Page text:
The Changing Environment of the North:
Cultural Representations and Uses of Water (CEN)
The Arctic has become a new centre in recent global discussion, and the Northern environment is in a rapid and threatening process of transformation. We need new ways of discussing and representing that changing environment. Natural sciences, politics, economics, and technology and the strategies they produce have not focused enough on the changing conditions of human and non-human lives in the North. A more differentiated knowledge of the environment is required to anticipate and face the risks concerning the region’s sustainability. The CEN project contends that both human experiences and natural spaces are part of the Arctic reality, and both should be analysed with the tools and methods provided by interdisciplinary humanist studies, including literary theory, linguistics, history, and environmental studies.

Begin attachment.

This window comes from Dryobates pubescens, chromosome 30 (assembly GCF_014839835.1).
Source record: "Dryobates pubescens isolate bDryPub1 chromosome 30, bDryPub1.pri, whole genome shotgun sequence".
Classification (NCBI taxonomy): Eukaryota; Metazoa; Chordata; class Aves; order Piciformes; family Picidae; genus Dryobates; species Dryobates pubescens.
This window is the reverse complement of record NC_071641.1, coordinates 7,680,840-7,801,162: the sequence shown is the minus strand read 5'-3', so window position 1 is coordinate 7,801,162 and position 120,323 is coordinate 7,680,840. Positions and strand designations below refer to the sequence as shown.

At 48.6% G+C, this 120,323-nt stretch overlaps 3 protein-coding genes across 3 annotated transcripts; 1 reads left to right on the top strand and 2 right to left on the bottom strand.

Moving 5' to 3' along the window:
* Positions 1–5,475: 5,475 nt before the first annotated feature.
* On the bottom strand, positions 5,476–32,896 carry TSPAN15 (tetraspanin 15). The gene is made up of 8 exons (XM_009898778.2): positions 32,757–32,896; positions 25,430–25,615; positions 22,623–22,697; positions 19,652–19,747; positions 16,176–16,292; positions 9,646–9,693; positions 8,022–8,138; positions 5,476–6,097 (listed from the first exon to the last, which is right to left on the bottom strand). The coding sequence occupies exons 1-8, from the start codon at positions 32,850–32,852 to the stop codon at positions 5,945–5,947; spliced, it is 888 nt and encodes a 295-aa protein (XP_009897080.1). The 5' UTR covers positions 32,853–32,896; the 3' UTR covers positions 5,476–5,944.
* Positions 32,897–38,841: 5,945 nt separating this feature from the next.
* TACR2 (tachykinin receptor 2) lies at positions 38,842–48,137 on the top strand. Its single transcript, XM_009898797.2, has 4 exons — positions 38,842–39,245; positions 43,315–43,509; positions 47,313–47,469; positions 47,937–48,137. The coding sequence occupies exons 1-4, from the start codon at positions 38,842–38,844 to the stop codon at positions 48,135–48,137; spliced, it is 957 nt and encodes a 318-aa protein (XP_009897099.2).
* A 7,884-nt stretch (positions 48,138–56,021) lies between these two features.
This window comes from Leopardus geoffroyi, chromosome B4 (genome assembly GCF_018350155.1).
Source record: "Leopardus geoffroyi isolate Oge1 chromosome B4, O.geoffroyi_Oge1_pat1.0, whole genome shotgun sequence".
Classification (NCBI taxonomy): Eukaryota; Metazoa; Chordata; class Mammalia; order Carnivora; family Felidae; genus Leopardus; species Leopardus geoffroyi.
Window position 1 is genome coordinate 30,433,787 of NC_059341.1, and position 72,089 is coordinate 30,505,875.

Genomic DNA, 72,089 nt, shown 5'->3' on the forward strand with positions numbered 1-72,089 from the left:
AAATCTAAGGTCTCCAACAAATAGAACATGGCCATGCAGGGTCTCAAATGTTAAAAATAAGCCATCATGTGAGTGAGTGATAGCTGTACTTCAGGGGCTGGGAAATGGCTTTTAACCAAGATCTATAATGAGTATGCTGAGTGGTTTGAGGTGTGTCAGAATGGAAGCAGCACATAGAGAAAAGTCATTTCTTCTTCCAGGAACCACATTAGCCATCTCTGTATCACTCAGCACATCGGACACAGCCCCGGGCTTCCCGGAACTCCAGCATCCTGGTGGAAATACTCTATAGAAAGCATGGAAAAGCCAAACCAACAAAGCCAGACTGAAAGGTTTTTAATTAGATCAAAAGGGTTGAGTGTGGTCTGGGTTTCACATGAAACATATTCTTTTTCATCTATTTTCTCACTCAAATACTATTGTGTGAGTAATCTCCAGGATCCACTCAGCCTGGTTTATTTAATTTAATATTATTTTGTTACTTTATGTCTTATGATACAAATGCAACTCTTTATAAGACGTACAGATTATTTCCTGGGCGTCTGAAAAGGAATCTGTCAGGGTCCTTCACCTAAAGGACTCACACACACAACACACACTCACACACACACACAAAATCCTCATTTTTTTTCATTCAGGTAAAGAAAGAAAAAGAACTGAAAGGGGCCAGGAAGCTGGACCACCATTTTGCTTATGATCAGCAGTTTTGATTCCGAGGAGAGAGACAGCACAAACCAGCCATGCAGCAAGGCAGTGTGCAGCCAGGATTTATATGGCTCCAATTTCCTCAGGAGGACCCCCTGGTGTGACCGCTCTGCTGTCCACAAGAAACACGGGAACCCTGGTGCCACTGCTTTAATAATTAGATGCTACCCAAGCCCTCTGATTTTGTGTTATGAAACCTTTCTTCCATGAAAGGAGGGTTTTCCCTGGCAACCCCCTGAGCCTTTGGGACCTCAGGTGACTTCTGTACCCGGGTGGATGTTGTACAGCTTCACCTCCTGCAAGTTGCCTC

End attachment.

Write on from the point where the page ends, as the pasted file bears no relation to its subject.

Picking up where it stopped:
Geographically, our project covers the area identical to the “Nordic Dimension” between the Baltic Sea and the Arctic Ocean and it investigates the dynamic interrelations between the Northern environment, non-human lives, and human activity. The project makes use of the concept of aquagraphy, which includes an analytical means of exploring multiple northern waters turned into glaciers, ice, snow, and floods. It highlights questions of power and representation, the relationship between real and imaginary spaces, and utopian and dystopian visions concerning the North. The project asks what the North and the Arctic look like when we investigate them through water rather than land.
We will investigate multiple Norths, covering Finnish, Scandinavian, Russian, and Anglo-American representations. We will equally contribute to the cultural knowledge of the northern ecosystems mediated by the ethnolinguistic documentation of discourses about water and the role of water landscapes in former and current cultural practices among northern indigenous people. Accordingly, the conception of an abstract “environmental crisis” is questioned, for ecology itself is shifting and being contested.
The project The Changing Environment of the North: Cultural Representations and Uses of Water (CEN) is funded by the Academy of Finland. The funding period is 1.9.2017–31.8.2021.
In collaboration with:
UNIVERSITY OF TURKU